Two days after Melissa Burns’ tent encampment was swept by City of Seattle workers from the small triangle city park at Third Avenue and Broad Street, a small crew of homeless volunteers helped her begin to build a much larger wood and tarp structure half a block away, on a busy Third Avenue sidewalk.
The structure, complete with glass French doors connected to wooden-pallet walls, surrounding their interior furniture, can be easily seen by Seattle tourists heading up and down the Space Needle elevators.
“When in Rome, you modify, adapt and overcome,” said one of the homeless carpenters who built the structure, which passers-by have dubbed the “Tent Mansion.”
The Wells family, visiting from London, walked by the structure on their way back to their hotel from Seattle Center. They paused to look at it, as if it was an official exhibit of Seattle culture.
“We just said we were surprised it was allowed to stay there, right on the street,” said Sian Wells. “In London, they would not allow that.”
Melissa Burns is friendly to everyone who passes by with questions.
“We’re homeless, so we’re solving that problem,” she said. “We are creating a home here.”
Burns told KIRO 7 she’s a former children’s social worker who moved to Seattle from West Virginia. “We appreciate Seattle’s liberal vibe,” she said.
She and her boyfriend say when city workers swept them out of a homeless camp a block away, they moved to this highly visible space for a number of reasons.
“We’re not going to cower in our tent like we’re scared of the world,” she said. “We’re going to come out and live and we’re going to help other people, because we feed other homeless people with food bank food, and we plan to set these up all over town.”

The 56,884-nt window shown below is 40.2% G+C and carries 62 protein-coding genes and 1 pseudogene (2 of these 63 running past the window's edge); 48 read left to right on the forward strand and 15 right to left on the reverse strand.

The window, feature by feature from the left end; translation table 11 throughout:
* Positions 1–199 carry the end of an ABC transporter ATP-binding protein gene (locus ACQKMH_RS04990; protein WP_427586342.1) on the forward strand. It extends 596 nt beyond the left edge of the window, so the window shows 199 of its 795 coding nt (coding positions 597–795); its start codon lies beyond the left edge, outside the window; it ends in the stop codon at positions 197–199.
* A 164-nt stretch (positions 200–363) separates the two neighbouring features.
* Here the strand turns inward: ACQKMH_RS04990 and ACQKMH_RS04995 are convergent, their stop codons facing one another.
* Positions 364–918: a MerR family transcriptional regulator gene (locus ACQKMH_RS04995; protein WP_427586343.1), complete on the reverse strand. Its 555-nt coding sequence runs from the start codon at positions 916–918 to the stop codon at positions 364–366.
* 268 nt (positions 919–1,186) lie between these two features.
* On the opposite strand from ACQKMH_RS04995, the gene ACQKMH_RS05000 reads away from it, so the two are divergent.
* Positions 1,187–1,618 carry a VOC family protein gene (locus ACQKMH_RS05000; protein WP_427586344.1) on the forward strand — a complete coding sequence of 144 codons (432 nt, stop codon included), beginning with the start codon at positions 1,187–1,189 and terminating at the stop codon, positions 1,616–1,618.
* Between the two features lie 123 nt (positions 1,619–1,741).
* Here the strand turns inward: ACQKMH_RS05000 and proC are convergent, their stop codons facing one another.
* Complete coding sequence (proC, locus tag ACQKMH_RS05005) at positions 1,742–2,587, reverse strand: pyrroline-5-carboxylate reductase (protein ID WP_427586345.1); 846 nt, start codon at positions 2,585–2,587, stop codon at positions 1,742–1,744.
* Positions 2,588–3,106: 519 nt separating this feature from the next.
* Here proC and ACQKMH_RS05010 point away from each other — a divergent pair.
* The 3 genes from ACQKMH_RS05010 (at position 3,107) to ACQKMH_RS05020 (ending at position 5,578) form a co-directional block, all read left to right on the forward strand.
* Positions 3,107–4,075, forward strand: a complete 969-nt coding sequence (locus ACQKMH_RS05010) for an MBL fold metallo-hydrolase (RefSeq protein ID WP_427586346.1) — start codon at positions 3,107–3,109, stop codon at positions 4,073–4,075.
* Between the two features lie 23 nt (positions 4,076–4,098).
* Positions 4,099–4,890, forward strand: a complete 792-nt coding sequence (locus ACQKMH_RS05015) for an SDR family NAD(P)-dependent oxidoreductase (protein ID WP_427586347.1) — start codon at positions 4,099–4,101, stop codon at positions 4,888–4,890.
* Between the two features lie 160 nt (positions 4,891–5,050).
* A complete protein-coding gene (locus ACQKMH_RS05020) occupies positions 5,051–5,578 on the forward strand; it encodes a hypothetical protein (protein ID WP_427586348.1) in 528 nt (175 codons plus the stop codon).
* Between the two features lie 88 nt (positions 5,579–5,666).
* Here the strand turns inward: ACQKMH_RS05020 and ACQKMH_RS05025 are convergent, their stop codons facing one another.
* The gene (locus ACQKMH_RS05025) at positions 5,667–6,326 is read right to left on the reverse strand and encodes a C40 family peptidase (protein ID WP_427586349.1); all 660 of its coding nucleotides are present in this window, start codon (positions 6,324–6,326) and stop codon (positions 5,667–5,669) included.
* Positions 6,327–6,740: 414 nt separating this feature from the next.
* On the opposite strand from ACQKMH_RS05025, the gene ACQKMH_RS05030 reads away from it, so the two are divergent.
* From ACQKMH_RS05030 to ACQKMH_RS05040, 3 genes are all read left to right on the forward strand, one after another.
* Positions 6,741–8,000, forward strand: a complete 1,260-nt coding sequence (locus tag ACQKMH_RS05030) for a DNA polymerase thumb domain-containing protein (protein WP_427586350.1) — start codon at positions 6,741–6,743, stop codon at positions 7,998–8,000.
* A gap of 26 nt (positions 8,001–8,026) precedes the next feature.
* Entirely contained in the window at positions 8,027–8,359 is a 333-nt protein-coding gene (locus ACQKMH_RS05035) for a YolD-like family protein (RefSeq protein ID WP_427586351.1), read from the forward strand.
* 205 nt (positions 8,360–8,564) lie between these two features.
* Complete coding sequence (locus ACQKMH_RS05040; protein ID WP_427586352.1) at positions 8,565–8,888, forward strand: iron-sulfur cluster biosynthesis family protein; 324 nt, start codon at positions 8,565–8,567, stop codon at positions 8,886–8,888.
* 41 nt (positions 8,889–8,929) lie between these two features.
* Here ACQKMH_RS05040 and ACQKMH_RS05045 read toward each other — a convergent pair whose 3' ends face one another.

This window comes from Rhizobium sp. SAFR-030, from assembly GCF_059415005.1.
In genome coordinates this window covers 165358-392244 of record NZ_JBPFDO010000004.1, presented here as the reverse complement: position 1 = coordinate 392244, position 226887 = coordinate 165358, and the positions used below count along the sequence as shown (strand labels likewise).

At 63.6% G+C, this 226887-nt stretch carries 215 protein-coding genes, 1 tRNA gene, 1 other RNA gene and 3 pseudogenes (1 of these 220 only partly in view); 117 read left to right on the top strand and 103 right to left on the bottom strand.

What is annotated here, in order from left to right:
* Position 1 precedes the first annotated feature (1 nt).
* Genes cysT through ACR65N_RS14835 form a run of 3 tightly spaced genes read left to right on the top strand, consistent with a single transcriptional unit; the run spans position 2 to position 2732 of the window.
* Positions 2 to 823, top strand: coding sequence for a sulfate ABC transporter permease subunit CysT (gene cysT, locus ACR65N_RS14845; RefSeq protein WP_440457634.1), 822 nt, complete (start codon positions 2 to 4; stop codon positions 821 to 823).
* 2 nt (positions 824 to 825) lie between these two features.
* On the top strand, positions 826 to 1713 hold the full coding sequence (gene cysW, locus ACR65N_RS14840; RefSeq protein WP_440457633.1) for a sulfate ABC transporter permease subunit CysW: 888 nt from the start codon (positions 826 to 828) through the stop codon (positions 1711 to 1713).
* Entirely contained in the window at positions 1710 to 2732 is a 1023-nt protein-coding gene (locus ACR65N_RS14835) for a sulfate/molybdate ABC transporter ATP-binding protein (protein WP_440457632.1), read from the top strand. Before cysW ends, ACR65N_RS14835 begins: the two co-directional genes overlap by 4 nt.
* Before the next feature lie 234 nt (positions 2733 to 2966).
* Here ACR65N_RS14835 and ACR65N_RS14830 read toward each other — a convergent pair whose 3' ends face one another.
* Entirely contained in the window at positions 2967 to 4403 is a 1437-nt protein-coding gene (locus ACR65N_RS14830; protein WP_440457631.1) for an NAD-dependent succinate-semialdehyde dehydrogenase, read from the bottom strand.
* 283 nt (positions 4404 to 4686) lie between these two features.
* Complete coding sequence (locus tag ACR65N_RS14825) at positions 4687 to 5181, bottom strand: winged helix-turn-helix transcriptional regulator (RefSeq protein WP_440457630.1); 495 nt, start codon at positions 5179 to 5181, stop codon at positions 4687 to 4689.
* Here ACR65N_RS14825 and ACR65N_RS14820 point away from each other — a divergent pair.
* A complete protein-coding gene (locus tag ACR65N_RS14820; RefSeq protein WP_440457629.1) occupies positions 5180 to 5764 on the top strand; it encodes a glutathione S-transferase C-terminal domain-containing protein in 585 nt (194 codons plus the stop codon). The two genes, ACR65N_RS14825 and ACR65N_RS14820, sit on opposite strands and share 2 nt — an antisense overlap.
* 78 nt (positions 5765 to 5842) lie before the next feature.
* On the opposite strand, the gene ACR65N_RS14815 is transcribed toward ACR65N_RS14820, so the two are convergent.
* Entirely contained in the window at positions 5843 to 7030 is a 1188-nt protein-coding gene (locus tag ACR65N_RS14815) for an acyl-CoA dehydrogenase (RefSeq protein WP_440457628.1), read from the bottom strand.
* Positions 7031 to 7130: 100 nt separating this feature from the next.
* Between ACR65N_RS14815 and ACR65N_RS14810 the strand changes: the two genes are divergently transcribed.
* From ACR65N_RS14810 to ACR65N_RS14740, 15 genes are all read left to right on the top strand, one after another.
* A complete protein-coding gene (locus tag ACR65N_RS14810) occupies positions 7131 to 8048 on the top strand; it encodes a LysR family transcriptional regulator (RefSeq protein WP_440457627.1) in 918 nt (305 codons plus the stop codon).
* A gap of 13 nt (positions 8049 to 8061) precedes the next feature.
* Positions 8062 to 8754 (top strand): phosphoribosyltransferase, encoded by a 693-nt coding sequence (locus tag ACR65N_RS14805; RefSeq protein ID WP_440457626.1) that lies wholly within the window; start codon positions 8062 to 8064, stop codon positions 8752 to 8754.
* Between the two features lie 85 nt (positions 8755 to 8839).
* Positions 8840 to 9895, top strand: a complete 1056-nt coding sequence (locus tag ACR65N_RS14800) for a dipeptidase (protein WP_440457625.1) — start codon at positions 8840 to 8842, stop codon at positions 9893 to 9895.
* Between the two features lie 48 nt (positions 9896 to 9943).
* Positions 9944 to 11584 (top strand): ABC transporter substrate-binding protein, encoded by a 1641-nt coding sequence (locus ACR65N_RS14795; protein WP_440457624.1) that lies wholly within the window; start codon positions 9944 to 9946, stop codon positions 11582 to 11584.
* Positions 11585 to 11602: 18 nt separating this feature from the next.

KIRO 7 sent photos of Burns’ sidewalk structure to four Seattle agencies, including the mayor’s office. The city’s homeless navigation team contacted KIRO 7 four hours later, saying Burns and everyone else who lives in the encampment refused offers for shelter days ago.
The city navigation team says only 37 percent of homeless people they contact accept offers of shelter. Burns says few shelters accept couples to live together, and she and her boyfriend don’t want to comply with a typical shelter’s rigid rules.
“We don’t want to change our lifestyle to fit their requirements,” she said.
The city of Seattle told KIRO 7 they’ve gotten complaints about 400 illegal unsanctioned encampments. They say their outreach teams are stretched so thin they average removing only two to three per day.
Burns says she asked the navigation team questions.
“The options that I asked them for at the last sweep was information,” she said. “Where is it safe to set up? We don’t use drugs, so where would we be able to go and not have needles all around us, and where would we able to go and not get robbed or be in a position where if someone attacked us that we could still receive emergency services?”
The city says they expect complaints–they expect to reach out to Burns again, and they’ll keep offering services — and housing — before they give her 72 hours’ notice to move again. They say the encampment could be there for days – or weeks — because they prioritize encampments which are safety hazards first — and there are hundreds on their list before this one.
When asked if she would accept permanent housing offers, Burns said she would not likely accept them.
“We intend to stay here,” she said. “This is the solution to the homeless problem. We want autonomy, right here.”